Viriditas Ante Portas

Schwäbisch Gmünd (DE) - Winner


Associates: Tom Macht (DE), Falk Jähnig (DE), Simona Rošer (SI) – architects, Gabriel Kriss Gabriel (BE) – landscape architect
Contributor: Hong Trang Mai (DE) – architect

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VIDEO (by the team)

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1. How did you form the team for the competition?
After graduation, two of us had the idea to participate in a competition to gain experience and test our skills. Considering the complexity of the task, we wanted to work in an interdisciplinary team and asked some of our old fellow students with different backgrounds and specializations who were also looking for a new challenge to join. We gathered a group of five from three different countries. What unites us is the fact that we all studied at the faculty of architecture in Dresden at some point of our career. Afterwards everyone went their own way and specialized in another field, from landscape architecture and urban design to heritage conservation and project management. Europan brought us back together and even though three of us live in Dresden and two in Berlin, the project felt a bit like having a little office of our own.

2. How do you define the main issue of your project, and how did you answer on this session main topic, Living cities?
At first glance, the project site seems like an urban wasteland at the town’s periphery. However, due to its location at the western edge of the town centre and the surrounding landscape it holds a lot of potential to become the new gate to Schwäbisch Gmünd. As such it does not only need to define the town’s entrance, it also has to act as a flagship for Gmünd’s identity and needs to serve as role model on how to encounter contemporary challenges like the climate change, new ways of life and work, the mobility transition and the creation of sustainable and circular economies. In summary: the site needs to become a green, productive and above all living quarter! We faced this challenge by placing emphasis on the green and blue infrastructure as main framework to structure the quarter and connect it to the surroundings as well as space for microclimate improvement, leisure and production. In addition, the implementation of contemporary urban concepts dealing with new ways of living and working was one of our key concerns. A mixture of uses within the quarter creates life on the streets and squares all day long. Another important factor in our design process was the human scale that we took into consideration in all of our decisions. At the same time, we made sure that our proposal would fit into the town’s fabric by adapting it to its historically grown structure.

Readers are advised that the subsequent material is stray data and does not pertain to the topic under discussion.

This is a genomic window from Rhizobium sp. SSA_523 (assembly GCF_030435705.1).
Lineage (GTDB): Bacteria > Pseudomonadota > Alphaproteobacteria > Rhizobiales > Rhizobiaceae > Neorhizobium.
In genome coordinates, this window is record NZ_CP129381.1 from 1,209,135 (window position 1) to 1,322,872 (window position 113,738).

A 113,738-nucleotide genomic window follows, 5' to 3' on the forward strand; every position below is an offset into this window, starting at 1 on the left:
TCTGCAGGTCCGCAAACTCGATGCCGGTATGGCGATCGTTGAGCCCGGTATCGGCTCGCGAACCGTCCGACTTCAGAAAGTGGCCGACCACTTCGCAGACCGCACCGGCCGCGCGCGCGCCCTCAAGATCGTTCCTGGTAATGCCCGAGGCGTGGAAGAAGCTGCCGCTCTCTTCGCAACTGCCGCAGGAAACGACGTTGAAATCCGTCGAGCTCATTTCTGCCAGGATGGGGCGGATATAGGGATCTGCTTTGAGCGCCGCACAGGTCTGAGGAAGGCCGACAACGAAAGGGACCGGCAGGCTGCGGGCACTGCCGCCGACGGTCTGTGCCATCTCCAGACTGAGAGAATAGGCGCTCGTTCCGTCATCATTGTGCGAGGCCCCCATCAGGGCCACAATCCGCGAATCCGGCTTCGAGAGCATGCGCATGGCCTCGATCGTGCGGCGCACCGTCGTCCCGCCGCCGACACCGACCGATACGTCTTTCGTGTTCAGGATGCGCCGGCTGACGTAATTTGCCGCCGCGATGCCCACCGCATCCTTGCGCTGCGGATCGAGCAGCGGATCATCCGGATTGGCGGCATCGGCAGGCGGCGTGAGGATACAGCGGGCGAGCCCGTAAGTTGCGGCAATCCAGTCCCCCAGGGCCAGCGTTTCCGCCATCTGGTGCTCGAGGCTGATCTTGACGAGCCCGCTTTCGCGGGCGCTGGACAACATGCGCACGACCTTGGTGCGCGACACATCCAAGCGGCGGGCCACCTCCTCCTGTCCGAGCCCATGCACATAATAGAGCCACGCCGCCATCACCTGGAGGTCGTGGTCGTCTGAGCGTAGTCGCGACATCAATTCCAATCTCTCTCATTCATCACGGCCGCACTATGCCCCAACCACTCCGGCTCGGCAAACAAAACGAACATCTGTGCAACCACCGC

3. How did the issues on metabolic and inclusive vitalities and the questions raised by the site mutation meet?
In our opinion, the project site cries for more green and liveability. The high level of soil sealing heats up the area, a fact that we experienced ourselves when we first visited the site in June. Even the nearby river brought no relief due to its inaccessibility and the canalized shape.
However, this deficit is also an opportunity: we made the transition to a greener space our main feature and structured everything else around it. We created a green space that cuts through the valley, connecting the forested slopes with each other and forming a new, straight edge for the town’s centre, similar to the green belt of the former town walls encircling the medieval core. Thus, a new, clearly visible entrance to the town can be established, highlighted by a tower. In addition, the orientation of the green space, perpendicular to the direction of the valley, allows fresh air to flow down the slopes and reach the river, thus cooling the whole area. Broad spaces for rainwater retention enhance this function even further, adapting the site and its surroundings to the challenges of climate change.
The already existing infrastructure for pedestrians and bikes is not adequate; there are gaps in the networks and independent tracks hardly exist. The whole system is clearly prioritizing motorized private transport, which won’t meet future needs. A restructuring is therefore needed. It holds the opportunity to change the focus and promote infrastructure for pedestrians, bikes and public transport while reducing the use of cars in the area.